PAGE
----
30 Essential Websites & Web Apps For Writers

30 Essential Websites & Web Apps For Writers

Are you a writer looking for resources on the web? In this post, we share 30 essential websites and web apps for writers.

Remember when writing was done with a stack of reference books and a typewriter you could beat someone to death with? Modern writers and journalists have it easier with access to the internet and all its resources.

The internet is a growing galaxy of information, links, content, and web apps. It’s also only useful to the average writer when they know what to do with it.

Web tools can make a writer’s job easier. Converting files, checking for synonyms, researching topics, or checking up on your own writing are all tasks web apps can simplify.

Here are 30 essential websites & web apps for writers.

How To Use This Article

This article lists 30 useful web apps for writers.

The point is making tasks like punctuation and grammar revision, research, and redundancy checks for your own writing easier.

Bookmark the ones you’ll use most.


Let’s go.

30 Essential Websites & Web Apps For Writers

Conversion & Compression

File format (or size) can create a huge headache for writers when files are shared between platforms. Use these tools to convert, compress, or view files on any computer and most smartphones.

  1. Compress2Go

Compress2Go is for making larger files smaller. Inboxes often have size limits which stop larger files from sending, and this solves your problem.

  1. Online Convert

When file compatibility is an issue, you (or a reader) might not be able to open or edit the content. Use Online Convert to convert documents, media, and other files instantly, online, and for free.

  1. Online Document Viewer

Online Document Viewer is for quick reading when you don’t have a program that supports the file format. It can open most documents in your browser, even much older formats.

  1. Photo Enlarger

Do you have a photo or screenshot that’s too small to be useful for a blog post? Use TinEye (Number 25) to find a larger version, or use Photo Enlarger to digitally enlarge your image.

  1. ZamZar

ZamZar is a free online file conversion tool. It’s a great alternative to Convert Files, and converts most things (including audio, documents, and video files).

Definitions & Dictionaries

Writers use words in interesting ways – well, the good writers do. Looking up definitions or alternatives is often necessary. Use these tools for quick, easy wordsmithing with online help.

  1. Dictionary.com

Dictionary.com is one of the world’s largest online dictionaries. It gets points for its reliability, accuracy – and vast library of word alternatives.

  1. Etymology Online

Etymology Online is great because it allows writers to search for the etymology of any imaginable word. Results appear with references and more resources for writers to look up. Love wordplay? You’ll love this web tool.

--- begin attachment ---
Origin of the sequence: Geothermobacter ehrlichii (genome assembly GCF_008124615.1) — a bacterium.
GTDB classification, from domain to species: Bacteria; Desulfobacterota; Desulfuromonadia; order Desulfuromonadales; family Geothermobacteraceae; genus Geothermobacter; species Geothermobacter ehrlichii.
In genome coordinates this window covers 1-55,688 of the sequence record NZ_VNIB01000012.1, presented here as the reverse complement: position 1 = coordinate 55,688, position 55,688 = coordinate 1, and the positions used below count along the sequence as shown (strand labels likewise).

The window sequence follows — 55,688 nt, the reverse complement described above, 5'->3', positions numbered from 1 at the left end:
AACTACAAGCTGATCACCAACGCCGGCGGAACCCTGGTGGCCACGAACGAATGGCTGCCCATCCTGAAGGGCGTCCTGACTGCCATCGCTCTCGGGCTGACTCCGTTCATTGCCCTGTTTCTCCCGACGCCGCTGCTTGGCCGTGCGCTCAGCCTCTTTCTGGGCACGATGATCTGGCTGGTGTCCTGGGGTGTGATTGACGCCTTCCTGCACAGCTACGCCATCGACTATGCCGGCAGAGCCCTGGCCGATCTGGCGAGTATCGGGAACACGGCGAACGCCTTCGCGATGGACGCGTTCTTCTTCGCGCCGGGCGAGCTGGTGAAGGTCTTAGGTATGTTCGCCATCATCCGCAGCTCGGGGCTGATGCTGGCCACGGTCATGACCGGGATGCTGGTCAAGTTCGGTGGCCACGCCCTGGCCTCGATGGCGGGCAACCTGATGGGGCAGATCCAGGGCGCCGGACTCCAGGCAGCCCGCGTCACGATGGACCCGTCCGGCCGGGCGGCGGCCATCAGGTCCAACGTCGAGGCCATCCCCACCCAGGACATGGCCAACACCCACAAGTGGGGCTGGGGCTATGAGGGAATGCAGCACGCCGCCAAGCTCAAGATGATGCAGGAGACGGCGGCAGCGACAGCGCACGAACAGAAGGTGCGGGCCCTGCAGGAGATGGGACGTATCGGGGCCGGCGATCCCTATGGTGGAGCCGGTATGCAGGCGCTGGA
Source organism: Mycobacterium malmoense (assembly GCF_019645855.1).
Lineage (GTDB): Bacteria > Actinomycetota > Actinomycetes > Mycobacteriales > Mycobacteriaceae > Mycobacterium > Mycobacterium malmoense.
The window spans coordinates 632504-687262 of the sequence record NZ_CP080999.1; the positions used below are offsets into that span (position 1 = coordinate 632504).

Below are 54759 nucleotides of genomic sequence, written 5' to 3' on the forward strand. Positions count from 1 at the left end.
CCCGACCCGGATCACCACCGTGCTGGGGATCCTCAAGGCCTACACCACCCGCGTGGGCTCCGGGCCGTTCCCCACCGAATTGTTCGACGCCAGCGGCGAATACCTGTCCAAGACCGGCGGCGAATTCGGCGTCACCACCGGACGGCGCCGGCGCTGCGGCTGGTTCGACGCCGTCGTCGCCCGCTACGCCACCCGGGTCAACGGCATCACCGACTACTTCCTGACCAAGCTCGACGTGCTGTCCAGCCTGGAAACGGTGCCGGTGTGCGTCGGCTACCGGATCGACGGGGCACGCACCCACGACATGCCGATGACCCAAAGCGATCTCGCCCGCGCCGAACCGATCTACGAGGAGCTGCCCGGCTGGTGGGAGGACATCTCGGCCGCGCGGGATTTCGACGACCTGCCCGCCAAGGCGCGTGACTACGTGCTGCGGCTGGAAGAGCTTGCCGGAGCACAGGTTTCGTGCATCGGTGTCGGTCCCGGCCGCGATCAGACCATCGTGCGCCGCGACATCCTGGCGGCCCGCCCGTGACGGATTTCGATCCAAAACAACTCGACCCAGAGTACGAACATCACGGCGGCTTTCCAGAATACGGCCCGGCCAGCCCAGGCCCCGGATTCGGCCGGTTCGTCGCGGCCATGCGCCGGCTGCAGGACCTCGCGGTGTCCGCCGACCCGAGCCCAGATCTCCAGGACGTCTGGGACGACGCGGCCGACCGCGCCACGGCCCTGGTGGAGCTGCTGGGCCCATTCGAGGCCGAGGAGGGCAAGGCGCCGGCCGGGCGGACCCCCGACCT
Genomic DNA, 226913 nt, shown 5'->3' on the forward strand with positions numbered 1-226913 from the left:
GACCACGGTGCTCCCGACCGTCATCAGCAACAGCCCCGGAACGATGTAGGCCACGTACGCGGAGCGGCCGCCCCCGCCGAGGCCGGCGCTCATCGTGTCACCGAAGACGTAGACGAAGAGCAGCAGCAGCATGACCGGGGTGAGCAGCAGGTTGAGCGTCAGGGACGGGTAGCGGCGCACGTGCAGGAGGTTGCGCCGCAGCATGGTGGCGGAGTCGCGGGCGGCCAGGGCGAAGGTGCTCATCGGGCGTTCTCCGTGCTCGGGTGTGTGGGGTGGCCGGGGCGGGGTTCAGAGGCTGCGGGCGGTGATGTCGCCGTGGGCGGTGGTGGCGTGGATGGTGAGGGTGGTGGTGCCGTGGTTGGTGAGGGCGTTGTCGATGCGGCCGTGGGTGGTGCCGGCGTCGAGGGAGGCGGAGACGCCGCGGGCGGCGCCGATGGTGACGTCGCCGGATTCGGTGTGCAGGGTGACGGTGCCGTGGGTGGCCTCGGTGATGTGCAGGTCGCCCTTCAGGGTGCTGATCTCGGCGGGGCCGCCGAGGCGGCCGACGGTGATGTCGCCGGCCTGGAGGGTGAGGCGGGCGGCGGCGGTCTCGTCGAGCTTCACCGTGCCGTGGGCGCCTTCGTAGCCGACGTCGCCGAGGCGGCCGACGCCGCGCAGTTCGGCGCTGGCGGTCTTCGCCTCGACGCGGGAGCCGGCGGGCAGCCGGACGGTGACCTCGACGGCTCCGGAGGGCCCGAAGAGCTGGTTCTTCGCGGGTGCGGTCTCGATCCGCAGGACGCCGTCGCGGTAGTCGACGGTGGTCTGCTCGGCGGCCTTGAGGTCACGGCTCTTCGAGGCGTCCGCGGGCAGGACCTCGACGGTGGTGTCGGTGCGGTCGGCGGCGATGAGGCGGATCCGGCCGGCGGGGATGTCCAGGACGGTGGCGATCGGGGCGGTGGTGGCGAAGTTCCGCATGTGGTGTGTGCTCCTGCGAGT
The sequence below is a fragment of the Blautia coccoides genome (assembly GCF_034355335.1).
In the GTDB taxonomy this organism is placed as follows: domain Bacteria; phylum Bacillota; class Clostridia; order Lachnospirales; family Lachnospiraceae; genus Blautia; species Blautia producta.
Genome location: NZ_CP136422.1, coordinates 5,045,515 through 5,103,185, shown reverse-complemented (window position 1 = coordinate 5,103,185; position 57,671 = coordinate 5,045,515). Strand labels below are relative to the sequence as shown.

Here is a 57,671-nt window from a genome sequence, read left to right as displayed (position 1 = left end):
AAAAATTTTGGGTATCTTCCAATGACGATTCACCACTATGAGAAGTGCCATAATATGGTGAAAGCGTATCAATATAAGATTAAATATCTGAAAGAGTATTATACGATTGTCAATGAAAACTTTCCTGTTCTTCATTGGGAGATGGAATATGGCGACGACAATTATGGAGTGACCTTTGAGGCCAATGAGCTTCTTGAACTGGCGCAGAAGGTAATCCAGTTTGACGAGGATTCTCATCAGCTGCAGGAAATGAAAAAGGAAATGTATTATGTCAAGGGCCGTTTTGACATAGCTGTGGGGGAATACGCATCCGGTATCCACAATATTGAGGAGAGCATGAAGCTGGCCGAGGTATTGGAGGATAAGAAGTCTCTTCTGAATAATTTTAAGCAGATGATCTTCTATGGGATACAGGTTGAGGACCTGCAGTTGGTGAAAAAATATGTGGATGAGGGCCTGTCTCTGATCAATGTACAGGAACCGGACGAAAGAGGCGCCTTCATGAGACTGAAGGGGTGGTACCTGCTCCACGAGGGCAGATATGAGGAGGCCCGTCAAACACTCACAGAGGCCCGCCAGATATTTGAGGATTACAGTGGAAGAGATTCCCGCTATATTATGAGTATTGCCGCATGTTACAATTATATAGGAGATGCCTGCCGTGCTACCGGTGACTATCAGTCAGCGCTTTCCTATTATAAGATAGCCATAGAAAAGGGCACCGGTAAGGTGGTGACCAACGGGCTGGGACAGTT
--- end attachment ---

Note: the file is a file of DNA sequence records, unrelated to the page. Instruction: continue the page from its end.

1. Oxford English Dictionary Online

Oxford English Dictionary (OED) is a world standard. Here’s the online version, sporting more than 600, 000 different word entries for the English language.

  1. Thesaurus.com

Thesaurus.com is your free, online thesaurus whenever you need one. It’s a much more beefed up version of your average thesaurus, and related words can keep you clicking for hours. Don’t forget to write, too!

  1. Translate.com

Translate.com is a free translation website as an alternative to options like Google Translate. It supports multiple languages, and it’s been well-rated for its accuracy – but always check with more than one translation tool.

Editors & Word Processors

Even though Microsoft Word is a standard word processor everywhere, online alternatives become useful when you’re on the move. Check out these editors and word processors for opening, editing, or sharing files online.

  1. Dropbox Paper

Dropbox Paper is one alternative to Google Docs. If you already have a Dropbox cloud or account, consider signing up for Dropbox Paper to move some of your writing online. Often, sharing is easier when documents are on the cloud.

  1. Evernote

Evernote is a note-taking app, and most writers will find it handy. Free accounts have limited space, and only two devices can be linked. Paid accounts have access to more features.

  1. Google Docs

Google Docs is linked to your Google Services, including Gmail and Photos. For many writers, editing or sharing writing through Google Docs is a lot more convenient.

  1. Hemingway Editor

Hemingway Editor is a popular writing app with a focus on editing on the move. It’s also available as a Desktop option, and comes highly recommended for writers in the editing phase.

  1. Reedsy

Reedsy is an online writing tool that’s built with the idea of convenience for the writer. Need to write, edit, or just jot down an idea? This can help you do it. Files can even be shared directly from Reedsy.

Grammar Tools